According to the World Health Organization (WHO), an estimated 350 million people suffer from depression at any one time. If you’re one of them, then you know how debilitating this condition can be. It can make the sunniest of days feel dark and gray, sending you in search of comfort via food or sleep. Some even contemplate using drugs or alcohol to ease the pain.
Fortunately, research shows that you have another option when you’re feeling blue—one that is good for you at the same time. What is this happiness-inducing alternative? It is exercise, and it’s probably not for the reasons that you think.
Numerous studies have been conducted on the effects of exercise on mood; however, most look at how being physically active increases your feel-good hormones. But one new bit of research published in Cell, a journal that has been publishing biomedical research and reviews since 1974, took a different approach.
Specifically, researchers looked at a protein called PGC-1a1, which is found in raised levels in your muscles when you engage in regular physical activity. Using mice, researchers were able to determine that those with higher amounts of PGC-1a1 also had fewer signs of depression, even when subjected to an environment that created stress in “normal” mice.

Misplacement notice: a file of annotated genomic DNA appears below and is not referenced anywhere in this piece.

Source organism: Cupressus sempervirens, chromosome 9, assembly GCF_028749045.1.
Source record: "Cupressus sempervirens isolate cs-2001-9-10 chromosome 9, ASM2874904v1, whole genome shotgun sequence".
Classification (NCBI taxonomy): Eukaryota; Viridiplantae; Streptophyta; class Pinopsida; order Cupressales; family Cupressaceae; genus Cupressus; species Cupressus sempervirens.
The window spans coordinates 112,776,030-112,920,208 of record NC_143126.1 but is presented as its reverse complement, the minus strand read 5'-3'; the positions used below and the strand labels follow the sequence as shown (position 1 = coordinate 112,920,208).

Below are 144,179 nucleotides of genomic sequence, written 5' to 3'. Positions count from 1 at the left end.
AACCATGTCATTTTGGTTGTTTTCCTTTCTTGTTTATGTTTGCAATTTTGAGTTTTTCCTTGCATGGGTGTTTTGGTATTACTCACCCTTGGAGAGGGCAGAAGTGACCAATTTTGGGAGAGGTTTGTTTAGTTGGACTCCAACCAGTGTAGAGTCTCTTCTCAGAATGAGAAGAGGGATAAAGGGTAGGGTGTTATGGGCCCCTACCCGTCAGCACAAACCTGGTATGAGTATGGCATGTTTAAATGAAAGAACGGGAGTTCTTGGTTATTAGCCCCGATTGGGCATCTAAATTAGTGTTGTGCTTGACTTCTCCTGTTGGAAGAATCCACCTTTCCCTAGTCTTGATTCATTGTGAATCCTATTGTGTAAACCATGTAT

Highly developed muscles were determined to be as essential to increasing happiness as your liver and kidney are to removing toxic substances from your body. This is due to the PGC-1a1 that your muscles produce, which improves your mood. As a side note, researchers also found that people with higher levels of PGC-1a1 had increased levels of enzymes that help protect the brain from the effects of stress.
Therefore, if you want to improve your mood, you’ll benefit greatly from getting regular exercise and building your muscles so that your body produces more PGC-1a1. Do this one thing and your skies will be sunny and blue, even when they’re not.